Should You Cut Aluminum with a CNC Plasma Cutter?
A CNC plasma cutter is just one of many tools available to fabricate materials available on the market. Some fabrication tools (such as laser or waterjet) may be ideal for fabricating certain materials over others. Though in the past plasma cutting may not always be the top choice for fabricating aluminum, today’s modern CNC plasma cutting systems are a cost-effective and efficient way to cut aluminum. Through education about today’s modern CNC plasma cutters, more and more people are realizing that plasma may be a great choice for fabricating aluminum.
As The Fabricator points out, there are many common misconceptions about using plasma to fabricate aluminum:
Misconception #1. Aluminum is not a good candidate to be plasma-cut because the material can’t stand up to the flame
This is an issue of gas selection. Cutting aluminum with air produces a rough edge coated with aluminum oxide. With the proper selection of gases, you can get a very nice edge on aluminum with plasma.
Misconception #2. Plasma cutting aluminum plate doesn’t make sense because the technology can’t meet tight tolerances
People haven’t realized how much plasma has changed, even in the last five to six years. With the latest high-performance plasma systems, we’re holding excellent tolerances on all thicknesses and materials of the plate. Angle variation on aluminum is actually quite good, even compared to mild steel and stainless.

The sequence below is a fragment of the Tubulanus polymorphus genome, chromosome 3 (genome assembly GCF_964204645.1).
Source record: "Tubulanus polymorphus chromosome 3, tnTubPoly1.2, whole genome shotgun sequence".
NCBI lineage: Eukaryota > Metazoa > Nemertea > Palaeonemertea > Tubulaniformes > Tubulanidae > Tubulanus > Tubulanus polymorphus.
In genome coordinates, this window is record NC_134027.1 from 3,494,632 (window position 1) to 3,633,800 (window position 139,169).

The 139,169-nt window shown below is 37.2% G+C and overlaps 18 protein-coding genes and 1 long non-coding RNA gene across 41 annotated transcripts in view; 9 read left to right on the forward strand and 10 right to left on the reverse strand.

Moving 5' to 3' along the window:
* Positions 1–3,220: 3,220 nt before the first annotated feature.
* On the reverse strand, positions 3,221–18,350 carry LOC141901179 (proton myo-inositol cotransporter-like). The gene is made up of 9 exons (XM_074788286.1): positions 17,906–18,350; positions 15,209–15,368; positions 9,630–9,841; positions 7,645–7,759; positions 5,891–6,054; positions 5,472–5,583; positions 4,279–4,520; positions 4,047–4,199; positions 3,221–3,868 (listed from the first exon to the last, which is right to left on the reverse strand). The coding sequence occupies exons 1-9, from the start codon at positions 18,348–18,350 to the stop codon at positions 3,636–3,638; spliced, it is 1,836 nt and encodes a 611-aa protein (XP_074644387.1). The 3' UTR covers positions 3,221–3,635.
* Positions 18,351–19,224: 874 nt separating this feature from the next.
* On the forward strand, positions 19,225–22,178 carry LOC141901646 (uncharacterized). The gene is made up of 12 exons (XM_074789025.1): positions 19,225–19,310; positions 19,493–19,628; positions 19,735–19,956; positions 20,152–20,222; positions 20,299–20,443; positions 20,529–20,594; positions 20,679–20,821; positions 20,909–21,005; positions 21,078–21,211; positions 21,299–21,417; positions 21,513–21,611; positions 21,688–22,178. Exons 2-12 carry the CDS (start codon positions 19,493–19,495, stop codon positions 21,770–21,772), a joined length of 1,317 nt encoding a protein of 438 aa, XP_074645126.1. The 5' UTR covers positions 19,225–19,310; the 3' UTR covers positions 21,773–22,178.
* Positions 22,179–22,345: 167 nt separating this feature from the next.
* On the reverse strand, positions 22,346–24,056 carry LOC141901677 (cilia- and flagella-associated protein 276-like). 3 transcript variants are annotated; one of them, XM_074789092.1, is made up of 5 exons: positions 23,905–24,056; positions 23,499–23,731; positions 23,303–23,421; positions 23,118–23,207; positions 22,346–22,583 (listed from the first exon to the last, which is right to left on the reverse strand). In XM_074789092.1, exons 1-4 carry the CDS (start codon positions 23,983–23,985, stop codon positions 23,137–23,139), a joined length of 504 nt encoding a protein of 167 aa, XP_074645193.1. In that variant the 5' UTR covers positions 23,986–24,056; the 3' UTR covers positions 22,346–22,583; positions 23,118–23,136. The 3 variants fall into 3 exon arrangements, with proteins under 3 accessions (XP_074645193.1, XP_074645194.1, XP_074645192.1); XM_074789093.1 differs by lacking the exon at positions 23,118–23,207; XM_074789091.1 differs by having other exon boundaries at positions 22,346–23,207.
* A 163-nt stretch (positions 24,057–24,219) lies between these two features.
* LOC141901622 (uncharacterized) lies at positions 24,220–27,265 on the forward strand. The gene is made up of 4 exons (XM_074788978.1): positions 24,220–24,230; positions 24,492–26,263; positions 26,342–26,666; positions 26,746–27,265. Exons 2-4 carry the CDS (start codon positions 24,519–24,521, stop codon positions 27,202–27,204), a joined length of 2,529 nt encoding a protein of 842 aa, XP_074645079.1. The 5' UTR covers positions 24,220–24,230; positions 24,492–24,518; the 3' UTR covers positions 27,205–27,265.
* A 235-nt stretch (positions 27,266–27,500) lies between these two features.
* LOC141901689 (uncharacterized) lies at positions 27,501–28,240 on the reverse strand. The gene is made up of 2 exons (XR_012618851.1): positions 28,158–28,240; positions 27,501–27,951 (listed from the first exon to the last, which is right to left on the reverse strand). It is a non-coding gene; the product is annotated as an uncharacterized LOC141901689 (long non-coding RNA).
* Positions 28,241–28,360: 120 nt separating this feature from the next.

Misconception #3. Plasma cutting aluminum plate leaves a hard-to-clean mess on the surface of the material
When plasma cutting is set up properly, there should be no surface dross or anything to clean up more than in any other process
Misconception #4. Cutting aluminum plate with a laser is more cost-effective than cutting it with plasma
Lasers get their speed from an exothermic reaction when they cut mild steel. The exothermic reaction uses oxygen as the assist gas, but this leads to problems in processing aluminum. Oxygen can’t be used to laser-cut aluminum—high-pressure nitrogen is needed instead. Because of that, you don’t get the benefit of the exothermic reaction, so cutting speeds are much slower and you use a tremendous amount of nitrogen, to the point where the operating costs of cutting are much higher. So it’s quite the opposite on aluminum—plasma cutting offers tremendous cost benefits over lasers.
By accounting for the various factors that impact aluminum fabrication and using the most modern CNC plasma technology, users can have a cost-effective and high-quality aluminum fabrication experience.